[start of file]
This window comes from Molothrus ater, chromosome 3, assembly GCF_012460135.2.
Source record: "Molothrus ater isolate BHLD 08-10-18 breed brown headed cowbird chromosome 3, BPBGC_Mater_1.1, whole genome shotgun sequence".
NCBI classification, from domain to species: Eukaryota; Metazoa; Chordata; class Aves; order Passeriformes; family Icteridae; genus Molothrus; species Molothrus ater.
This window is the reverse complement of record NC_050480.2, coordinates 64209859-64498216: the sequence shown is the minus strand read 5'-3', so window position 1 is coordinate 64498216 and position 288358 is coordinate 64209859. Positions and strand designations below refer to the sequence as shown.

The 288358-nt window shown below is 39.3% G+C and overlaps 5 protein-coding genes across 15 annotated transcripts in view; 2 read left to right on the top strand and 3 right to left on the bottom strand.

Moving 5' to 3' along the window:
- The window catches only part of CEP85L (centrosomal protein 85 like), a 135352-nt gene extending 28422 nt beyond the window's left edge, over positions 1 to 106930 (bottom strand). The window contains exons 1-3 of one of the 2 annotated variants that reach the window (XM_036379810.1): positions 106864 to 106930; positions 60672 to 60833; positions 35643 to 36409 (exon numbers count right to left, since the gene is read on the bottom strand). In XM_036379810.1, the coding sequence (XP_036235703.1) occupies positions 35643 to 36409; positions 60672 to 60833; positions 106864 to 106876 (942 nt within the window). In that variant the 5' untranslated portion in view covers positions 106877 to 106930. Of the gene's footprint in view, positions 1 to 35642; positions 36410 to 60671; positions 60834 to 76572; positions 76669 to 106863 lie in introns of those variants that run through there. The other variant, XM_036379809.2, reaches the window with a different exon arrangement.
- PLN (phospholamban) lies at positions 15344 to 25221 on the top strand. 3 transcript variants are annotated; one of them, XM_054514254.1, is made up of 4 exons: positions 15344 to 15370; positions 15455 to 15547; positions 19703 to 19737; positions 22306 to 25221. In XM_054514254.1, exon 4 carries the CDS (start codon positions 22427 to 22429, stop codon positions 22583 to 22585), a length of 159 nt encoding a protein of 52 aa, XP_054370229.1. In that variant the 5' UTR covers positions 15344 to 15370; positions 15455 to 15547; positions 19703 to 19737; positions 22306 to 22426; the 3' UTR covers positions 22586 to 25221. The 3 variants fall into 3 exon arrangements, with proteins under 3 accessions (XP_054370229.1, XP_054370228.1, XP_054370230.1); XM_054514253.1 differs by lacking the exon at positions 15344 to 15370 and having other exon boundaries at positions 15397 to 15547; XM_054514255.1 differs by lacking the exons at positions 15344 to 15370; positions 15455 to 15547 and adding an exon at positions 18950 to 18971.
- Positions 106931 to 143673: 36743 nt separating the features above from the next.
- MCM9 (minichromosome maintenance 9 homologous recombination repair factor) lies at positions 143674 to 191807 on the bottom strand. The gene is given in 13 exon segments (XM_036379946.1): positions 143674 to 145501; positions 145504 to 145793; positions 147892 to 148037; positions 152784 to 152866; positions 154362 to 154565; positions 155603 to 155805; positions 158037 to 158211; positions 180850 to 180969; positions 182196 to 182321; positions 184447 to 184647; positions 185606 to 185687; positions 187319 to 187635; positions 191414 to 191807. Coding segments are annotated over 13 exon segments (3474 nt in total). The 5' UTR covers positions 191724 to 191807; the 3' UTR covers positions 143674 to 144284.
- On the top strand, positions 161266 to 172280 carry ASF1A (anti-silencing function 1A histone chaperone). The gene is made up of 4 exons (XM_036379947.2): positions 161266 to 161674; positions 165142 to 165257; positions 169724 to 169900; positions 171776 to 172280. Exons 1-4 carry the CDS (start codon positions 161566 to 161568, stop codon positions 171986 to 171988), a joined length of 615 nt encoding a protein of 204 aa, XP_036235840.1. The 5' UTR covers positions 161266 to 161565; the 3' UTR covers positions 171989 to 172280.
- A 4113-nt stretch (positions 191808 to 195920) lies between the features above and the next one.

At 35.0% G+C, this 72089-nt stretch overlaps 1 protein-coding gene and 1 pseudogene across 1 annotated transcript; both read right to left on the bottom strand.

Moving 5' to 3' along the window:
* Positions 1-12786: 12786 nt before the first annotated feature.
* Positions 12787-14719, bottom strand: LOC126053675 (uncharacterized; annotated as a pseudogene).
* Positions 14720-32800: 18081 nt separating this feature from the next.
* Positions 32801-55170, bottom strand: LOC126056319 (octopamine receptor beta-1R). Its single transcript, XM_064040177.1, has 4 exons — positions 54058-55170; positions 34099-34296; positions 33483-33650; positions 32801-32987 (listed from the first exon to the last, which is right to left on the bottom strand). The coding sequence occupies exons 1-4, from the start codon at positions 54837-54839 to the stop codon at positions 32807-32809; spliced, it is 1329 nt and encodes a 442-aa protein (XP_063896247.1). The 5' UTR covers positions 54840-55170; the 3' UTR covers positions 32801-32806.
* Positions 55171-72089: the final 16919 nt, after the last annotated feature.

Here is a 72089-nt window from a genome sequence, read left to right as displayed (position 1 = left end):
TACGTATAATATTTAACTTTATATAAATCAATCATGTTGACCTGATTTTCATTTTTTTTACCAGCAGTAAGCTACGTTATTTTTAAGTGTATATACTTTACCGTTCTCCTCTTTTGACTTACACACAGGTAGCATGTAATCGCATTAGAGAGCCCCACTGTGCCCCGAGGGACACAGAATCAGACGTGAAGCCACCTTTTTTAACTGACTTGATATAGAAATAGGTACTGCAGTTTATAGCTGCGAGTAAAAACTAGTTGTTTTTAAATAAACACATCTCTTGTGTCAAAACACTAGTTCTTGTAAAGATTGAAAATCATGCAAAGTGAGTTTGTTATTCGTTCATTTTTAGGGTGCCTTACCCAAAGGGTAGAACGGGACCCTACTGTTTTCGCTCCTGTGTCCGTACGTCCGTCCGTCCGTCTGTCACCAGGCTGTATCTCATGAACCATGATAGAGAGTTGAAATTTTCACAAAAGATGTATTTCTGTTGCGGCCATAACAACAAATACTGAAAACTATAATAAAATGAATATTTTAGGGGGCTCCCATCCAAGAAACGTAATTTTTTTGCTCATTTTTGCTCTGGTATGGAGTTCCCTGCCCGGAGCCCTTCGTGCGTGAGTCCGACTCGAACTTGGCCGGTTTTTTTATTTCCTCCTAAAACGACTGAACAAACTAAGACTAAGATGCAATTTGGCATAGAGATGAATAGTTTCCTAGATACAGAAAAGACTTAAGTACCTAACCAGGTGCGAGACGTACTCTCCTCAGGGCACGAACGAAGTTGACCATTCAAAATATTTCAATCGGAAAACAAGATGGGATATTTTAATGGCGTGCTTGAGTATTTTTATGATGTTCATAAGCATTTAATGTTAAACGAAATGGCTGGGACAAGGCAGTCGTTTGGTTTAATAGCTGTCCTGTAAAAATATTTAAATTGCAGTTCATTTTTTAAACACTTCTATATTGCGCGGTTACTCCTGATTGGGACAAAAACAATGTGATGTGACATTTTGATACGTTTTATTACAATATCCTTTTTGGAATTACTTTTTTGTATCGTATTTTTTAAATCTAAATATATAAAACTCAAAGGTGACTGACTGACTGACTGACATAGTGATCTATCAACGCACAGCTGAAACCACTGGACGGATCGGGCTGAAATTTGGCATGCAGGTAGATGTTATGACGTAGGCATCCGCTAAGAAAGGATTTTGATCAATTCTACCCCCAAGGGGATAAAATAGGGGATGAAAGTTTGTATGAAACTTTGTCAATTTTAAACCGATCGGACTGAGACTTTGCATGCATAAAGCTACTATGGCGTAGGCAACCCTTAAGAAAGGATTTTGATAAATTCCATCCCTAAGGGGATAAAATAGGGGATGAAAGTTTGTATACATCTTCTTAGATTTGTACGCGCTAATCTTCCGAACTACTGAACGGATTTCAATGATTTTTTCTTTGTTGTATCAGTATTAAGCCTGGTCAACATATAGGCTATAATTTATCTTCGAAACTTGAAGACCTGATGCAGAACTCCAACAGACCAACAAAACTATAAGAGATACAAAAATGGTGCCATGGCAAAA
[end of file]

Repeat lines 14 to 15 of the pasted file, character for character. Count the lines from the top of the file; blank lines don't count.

Moving 5' to 3' along the window:
* Positions 1-12786: 12786 nt before the first annotated feature.